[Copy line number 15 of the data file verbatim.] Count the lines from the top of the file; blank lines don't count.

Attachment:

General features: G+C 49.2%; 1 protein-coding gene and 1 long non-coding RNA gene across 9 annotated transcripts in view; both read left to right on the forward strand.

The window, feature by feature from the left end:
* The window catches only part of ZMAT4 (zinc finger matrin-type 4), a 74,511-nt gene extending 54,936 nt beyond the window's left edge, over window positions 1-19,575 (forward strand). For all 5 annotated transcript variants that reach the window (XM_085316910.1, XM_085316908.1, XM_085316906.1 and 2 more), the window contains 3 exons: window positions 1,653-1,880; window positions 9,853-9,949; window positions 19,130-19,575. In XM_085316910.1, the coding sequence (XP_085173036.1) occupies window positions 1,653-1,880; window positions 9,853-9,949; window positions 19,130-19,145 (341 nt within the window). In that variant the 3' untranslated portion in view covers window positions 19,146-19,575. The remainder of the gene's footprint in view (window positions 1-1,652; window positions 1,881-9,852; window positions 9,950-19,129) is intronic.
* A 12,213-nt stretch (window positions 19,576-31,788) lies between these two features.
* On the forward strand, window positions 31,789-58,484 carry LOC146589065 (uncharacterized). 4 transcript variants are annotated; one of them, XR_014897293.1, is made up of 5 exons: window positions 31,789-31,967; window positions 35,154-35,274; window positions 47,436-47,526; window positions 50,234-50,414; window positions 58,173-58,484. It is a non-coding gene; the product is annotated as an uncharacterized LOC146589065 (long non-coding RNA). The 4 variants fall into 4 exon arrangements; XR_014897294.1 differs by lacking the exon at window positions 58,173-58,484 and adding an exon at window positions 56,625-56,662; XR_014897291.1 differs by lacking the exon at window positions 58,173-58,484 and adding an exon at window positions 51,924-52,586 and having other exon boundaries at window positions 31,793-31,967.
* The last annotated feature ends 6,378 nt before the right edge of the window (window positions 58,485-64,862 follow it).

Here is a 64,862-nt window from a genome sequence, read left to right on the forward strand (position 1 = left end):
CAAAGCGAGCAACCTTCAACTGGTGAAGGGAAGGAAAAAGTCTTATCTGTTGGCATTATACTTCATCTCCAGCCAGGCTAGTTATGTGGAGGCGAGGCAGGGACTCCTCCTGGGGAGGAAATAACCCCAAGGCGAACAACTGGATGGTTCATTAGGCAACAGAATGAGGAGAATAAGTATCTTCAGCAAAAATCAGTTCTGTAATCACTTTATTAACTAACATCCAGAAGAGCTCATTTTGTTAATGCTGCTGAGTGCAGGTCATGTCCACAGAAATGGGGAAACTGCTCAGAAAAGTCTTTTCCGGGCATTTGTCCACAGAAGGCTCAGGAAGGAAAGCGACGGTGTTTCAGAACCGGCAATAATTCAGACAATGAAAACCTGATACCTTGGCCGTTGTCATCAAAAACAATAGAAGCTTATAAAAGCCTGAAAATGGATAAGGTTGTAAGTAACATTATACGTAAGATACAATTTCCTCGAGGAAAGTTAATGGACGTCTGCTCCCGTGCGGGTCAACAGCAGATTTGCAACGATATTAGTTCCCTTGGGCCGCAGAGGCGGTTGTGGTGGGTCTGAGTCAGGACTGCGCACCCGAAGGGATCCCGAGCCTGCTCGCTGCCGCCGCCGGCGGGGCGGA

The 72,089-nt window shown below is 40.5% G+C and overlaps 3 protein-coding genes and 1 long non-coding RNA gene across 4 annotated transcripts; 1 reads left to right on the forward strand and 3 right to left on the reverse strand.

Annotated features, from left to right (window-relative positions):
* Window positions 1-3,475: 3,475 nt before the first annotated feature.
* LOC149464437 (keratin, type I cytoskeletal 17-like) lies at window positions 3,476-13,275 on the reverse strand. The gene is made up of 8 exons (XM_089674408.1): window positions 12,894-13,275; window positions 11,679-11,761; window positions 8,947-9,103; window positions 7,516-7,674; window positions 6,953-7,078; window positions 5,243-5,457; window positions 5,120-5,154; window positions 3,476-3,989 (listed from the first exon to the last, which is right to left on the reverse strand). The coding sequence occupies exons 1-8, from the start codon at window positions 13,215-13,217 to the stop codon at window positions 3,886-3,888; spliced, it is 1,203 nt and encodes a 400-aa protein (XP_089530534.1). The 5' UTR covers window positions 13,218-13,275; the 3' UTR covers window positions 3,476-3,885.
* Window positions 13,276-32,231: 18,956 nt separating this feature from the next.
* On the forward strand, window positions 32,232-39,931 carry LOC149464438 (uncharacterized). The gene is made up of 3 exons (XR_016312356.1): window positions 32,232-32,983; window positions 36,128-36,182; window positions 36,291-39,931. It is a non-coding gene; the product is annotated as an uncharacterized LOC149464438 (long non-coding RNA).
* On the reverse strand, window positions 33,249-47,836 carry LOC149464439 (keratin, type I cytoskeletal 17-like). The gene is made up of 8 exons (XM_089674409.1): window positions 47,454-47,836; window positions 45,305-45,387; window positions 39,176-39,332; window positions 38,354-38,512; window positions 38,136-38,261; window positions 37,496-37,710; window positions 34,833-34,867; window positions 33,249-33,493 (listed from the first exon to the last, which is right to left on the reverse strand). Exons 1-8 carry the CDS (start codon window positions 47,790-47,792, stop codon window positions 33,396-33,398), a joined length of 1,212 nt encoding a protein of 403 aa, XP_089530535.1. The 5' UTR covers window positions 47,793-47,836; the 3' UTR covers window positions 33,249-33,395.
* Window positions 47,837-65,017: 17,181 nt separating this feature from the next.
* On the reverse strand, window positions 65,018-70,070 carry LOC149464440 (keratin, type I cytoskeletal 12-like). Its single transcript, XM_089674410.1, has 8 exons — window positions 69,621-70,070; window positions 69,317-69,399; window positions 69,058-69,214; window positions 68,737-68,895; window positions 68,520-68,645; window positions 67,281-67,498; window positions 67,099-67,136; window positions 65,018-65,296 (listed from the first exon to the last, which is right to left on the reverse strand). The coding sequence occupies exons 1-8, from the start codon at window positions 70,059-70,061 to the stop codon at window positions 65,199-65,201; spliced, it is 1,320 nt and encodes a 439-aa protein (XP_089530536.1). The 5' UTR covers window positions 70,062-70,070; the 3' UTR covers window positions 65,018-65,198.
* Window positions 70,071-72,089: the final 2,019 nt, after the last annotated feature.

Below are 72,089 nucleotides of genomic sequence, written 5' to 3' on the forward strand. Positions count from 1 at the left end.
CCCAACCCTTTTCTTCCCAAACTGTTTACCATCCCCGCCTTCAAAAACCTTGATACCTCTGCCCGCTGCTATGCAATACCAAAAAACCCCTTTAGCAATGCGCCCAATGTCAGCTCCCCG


* On the reverse strand, window positions 33,249-47,836 carry LOC149464439 (keratin, type I cytoskeletal 17-like). The gene is made up of 8 exons (XM_089674409.1): window positions 47,454-47,836; window positions 45,305-45,387; window positions 39,176-39,332; window positions 38,354-38,512; window positions 38,136-38,261; window positions 37,496-37,710; window positions 34,833-34,867; window positions 33,249-33,493 (listed from the first exon to the last, which is right to left on the reverse strand). Exons 1-8 carry the CDS (start codon window positions 47,790-47,792, stop codon window positions 33,396-33,398), a joined length of 1,212 nt encoding a protein of 403 aa, XP_089530535.1. The 5' UTR covers window positions 47,793-47,836; the 3' UTR covers window positions 33,249-33,395.